60 minutes prior to start: set up and answered any last-minute program staff questions

5-10 minutes: At the beginning of the program, I welcomed families, introduced the Makers2Mentors initiative and then gave a quick explanation of how electricity works and how it relates to computing. With only an hour, I kept the explanation short and used a graphic displayed on the monitor to help families visualize the abstract concept. Kids who had attended maker programs previously, and knew about electricity, helped me.

Flyer which explains computational thinking

DRAFT computational thinking flyer for my library

I then displayed an image of the template we were going to use (#1) and described the process (CT: algorithm) for creating a circuit and the light up portion of the card. I started by explaining the “problem” (CT: decomposition)- we needed to make a pop-up card light up using an electrical circuit and LEDs. I explained how to use the template to create the circuit, pointing out each step (CT: algorithms) to be followed, and I asked what patterns kids could see as we verbally worked through the process (CT: pattern recognition). I wanted families to have the maximum amount of time to actually make the cards, so the talking to the group portion took less than 10 minutes. I had the same template and directions displayed at each table for reference.

50 minutes: For the remainder of the program, each child took a template and either created the circuit on their own or with a family member. Some families with multiple children worked on one card as a family instead of each child making one.

The basic idea is that kids apply conductive tape to the lines on the template #1, adding LEDs, the batter for power a button (switch) in the appropriate places. The template has the steps numbered to make it easier to follow along. Once the circuit was working, and the LEDs were turning on when the button was pressed, families moved on to decorating the second layer of the card (template #2) with stickers, drawings and messages. As we talked with families, we used vocabulary that connected to computational thinking and computing (circuit, input/output, switch, debugging, pattern recognition, algorithm, etc.) During the hands-on portion of the program families used what they knew, or learned, about electrical circuits and determined what information could be applied to the card project (CT: abstraction).

30 minutes after program: clean up

Family working together to make a light up, pop up card.

How It Went

  • The program was a success!
  • We have hosted several family programs and maker programs for kids over the past few years so I anticipated a large crowd (for our size library). The attendance, 52 kids and grown-ups, did not disappoint.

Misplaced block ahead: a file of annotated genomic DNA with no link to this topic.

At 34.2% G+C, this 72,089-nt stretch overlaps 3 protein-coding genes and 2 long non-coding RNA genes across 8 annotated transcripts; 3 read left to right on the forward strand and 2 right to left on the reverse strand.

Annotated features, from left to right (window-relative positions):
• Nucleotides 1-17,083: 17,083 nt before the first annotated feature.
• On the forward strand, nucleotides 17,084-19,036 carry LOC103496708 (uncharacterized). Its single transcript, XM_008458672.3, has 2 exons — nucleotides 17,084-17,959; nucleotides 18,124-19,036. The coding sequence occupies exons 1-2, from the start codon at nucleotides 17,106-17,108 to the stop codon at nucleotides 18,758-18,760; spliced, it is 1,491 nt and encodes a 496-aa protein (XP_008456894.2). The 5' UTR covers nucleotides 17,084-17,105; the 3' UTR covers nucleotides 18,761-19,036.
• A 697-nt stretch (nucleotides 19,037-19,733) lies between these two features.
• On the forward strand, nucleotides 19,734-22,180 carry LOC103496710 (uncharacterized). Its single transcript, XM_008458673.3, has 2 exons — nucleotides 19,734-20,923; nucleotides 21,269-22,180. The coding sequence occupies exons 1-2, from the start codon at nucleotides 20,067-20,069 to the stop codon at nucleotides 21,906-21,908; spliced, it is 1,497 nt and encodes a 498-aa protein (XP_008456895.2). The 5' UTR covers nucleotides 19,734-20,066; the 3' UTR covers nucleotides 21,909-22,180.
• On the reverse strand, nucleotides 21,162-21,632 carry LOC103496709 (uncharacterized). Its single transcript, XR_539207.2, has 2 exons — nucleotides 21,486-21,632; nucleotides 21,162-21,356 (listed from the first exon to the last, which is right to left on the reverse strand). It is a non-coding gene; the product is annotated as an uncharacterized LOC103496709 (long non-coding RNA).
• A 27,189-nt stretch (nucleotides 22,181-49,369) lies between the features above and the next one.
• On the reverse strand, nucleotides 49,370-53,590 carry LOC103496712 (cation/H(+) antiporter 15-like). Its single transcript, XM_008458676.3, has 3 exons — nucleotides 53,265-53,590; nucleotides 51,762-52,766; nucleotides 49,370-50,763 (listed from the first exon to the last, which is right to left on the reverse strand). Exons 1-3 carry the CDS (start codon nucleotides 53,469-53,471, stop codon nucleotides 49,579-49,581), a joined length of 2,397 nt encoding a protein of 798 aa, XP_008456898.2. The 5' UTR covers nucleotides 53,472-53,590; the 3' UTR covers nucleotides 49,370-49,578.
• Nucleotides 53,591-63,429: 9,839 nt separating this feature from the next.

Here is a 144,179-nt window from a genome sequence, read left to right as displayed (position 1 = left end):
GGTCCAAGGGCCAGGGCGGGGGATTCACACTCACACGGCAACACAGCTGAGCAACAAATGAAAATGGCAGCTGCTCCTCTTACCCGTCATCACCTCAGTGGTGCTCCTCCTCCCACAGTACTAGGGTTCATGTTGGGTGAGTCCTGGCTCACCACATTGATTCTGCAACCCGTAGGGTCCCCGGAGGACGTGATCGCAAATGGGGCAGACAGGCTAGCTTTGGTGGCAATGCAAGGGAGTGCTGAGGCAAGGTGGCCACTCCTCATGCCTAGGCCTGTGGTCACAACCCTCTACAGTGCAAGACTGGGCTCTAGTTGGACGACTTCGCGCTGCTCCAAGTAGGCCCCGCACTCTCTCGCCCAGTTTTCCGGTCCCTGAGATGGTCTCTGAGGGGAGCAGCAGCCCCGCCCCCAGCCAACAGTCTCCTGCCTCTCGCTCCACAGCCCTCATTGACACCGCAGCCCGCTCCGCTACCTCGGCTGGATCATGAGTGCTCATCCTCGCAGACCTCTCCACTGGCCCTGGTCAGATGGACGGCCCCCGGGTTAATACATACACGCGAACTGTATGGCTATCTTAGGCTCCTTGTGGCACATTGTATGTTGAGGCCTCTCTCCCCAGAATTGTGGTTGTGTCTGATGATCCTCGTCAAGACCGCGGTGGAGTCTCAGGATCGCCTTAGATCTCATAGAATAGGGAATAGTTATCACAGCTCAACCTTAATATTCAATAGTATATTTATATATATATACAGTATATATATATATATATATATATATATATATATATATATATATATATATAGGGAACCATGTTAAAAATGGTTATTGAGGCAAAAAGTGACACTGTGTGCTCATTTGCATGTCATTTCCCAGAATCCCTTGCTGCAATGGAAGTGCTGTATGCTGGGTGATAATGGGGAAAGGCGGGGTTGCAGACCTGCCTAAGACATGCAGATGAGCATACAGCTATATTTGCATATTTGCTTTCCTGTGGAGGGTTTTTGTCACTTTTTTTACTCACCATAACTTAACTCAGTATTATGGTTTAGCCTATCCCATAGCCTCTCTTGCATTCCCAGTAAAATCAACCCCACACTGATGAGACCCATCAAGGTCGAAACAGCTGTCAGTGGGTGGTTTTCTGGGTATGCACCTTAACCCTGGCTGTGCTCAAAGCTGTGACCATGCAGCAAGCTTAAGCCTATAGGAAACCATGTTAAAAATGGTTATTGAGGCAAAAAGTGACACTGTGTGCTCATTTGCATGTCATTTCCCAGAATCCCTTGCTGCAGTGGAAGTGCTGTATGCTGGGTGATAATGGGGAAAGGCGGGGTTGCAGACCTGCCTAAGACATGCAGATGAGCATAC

• It was a little challenging to manage this size of group with only 3 of us in the lead, especially with the fact that many of the kids knew me better than the other two program staff. (“Claudia, how do you…?”) But, as a result, grown-ups were empowered to participate- helping their kids make the card and troubleshoot. I modeled how to support kids instead of doing it for them. This was especially important when it became clear that some of the batteries were older than others, not working well, and needed to be switched out to make the circuit work.
  • I had enough materials on hand for the families that attended.
  • Beyond remodeling the library, the space accommodated the group size without requiring registration, just barely.
  • Most of the kids who attended were ages 4-9, but several were closer to 12. The ideal age for this program is probably 6-12 because of the troubleshooting aspect of the program. Several of the younger kids got pretty frustrated when their circuit didn’t work. On the flip side, it was valuable for them to see grown-ups work through the troubleshooting process and see how we handle ‘mistakes’ or something that isn’t working the way we intended.
  • Several families were attending their first program at the library and among the grown-ups were grandparents and both moms and dads. Some families knew each other, some met for the first time. because of the size of the space, families interacted as they shared materials and worked side by side.
  • Part of the program’s success had to do with the activity, but the publicity surrounding the Makers2Mentors grant funded initiative and offering the program during the Winter school break on a Saturday helped also. Many grown-ups mentioned that they liked the combination of electrical and paper/art. I got lots of nods when I made the electrical/computer connection.
  • Every family left the library with a working pop-up card that lit up, I made sure of it!

What I Would Do Differently

For future iterations of the program, I would:
  • modify the age range for the program to 6-12. Some families would still bring younger siblings, but the expectation would be slightly different.
  • have all new batteries to avoid the power issues we had.
  • identify ways to help families articulate the CT and electricity concepts in addition to being able to make a functioning circuit.
  • plan a longer program to allow more time for deeper learning, debugging, and decorating.
  • include this project in the almost-monthly Maker Club program line up (ages 8-11).